For the red-chestnut was bounding away in pursuit of his last companion with a winged gallop. It seemed that the wind caught him up and buoyed him from stride to stride, and the cowpunchers with hungry, burning eyes watched without a word until the grey and the chestnut blurred on the horizon and dipped out of view together. The spell was broken in the same instant by a stream of profanity floating up from the rear. It was Lew Hervey approaching and swearing his mightiest.
“But I dunno,” said Bud Seymour softly. “I feel kind of glad that Lew missed.”
He glanced sharply at his companions for fear they might laugh at this childish weakness, but there was no laughter and by their starved eyes he knew that every one of them was riding over the horizon in imagination, on the back of the chestnut.
The grey mare made no effort to draw away when Alcatraz sprinted up beside her. She gave him not so much as a toss of the head or a swish of the tail but kept her gaze on the far Western mountains for she was still sick with the scent of blood; and she maintained a purposeful, steady, lope. It was far other with the stallion. He kept at her side with his gliding canter but he was not thinking of the peace and the shelter from man which they might find in the blue valleys of yonder mountains. His mind was back at the slaughter of Mingo Lake hearing the crackle of the rifles and seeing his comrades fall and die. It was nothing that he had known the band only since morning. They were his kind, they were his people, they had accepted his rule; and now he was emptyhearted, a king without a people. The grey mare, the fleetest and the wisest of them all, remained; but she was only a reminder of his vanished glory.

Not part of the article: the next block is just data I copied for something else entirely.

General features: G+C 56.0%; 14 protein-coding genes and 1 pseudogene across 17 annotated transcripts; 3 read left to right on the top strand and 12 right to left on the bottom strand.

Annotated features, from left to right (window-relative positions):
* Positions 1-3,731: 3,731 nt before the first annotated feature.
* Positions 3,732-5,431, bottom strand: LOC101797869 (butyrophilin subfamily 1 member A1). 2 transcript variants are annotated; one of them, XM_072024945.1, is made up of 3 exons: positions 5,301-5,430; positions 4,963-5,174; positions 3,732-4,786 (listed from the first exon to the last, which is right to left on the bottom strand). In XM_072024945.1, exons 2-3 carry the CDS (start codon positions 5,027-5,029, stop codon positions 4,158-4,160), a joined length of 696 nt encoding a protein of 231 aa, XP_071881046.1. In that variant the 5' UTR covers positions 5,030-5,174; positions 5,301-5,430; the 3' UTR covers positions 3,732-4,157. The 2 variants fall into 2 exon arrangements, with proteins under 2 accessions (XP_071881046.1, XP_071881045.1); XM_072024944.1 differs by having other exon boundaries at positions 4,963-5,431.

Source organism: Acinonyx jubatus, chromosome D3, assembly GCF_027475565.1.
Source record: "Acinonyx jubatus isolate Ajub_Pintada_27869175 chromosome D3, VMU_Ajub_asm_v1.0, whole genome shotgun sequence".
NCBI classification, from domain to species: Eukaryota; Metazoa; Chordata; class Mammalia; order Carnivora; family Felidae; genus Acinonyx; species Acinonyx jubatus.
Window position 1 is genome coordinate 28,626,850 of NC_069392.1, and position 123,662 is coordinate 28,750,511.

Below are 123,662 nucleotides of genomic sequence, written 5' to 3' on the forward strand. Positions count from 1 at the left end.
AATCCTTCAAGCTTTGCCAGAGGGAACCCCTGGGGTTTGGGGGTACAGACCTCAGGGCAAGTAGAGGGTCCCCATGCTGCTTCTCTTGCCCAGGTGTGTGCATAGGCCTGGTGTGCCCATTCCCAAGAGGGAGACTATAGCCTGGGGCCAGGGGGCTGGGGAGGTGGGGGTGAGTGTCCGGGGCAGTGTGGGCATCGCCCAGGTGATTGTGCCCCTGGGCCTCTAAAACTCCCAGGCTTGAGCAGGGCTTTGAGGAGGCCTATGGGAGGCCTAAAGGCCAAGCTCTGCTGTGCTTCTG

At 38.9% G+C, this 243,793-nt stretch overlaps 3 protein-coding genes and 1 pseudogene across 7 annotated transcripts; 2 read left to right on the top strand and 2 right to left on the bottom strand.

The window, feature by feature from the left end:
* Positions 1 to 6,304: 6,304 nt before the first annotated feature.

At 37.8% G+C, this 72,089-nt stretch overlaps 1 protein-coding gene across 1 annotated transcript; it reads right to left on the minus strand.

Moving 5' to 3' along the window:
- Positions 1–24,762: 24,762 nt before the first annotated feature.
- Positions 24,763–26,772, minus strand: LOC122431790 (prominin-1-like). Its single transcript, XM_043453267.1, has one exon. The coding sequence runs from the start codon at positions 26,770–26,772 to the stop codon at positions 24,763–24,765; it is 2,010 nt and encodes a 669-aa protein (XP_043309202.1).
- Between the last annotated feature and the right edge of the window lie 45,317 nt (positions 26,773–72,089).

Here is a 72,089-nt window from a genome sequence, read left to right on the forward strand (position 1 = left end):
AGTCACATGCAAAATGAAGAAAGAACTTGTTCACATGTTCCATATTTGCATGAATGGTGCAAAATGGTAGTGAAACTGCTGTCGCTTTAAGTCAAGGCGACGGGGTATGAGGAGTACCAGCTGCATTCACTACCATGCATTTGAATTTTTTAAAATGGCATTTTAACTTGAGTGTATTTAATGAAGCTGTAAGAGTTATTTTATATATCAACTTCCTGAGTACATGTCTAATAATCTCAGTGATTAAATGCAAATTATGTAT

Remembering how Cordova had been served, might he not find a way of harming those men even as they had harmed him? He slackened to a trot and finally halted. His companion kept on until he neighed. Then she came obediently enough but swinging her head up and down to indicate her intense disapproval of this halt. When Alcatraz actually started back towards the place where the cowpunchers had dropped the pursuit, she threw herself across his way, striving to turn him with bared teeth and flirting heels.
He merely kept a weaving course to avoid her, his head high and his ears back, which was a manner the mare had never seen in him before; she could only tell that she was less than nothing to him. Once she strove to draw back by running a little distance west and then turning and calling him but her whinny made him not so much as shake his head. At length she surrendered and sullenly took up his trail.
He roved swiftly across the hollows; he sneaked up to every commanding rise as though he feared the guns of men might be just beyond the crest and these tactics continued until they came in view of the small row of black figures riding against the sunset. The grey halted at once, rearing and snorting, for the sight brought again that hateful smell of blood but her leader moved quietly after the cowpunchers; he was taking the man-trail!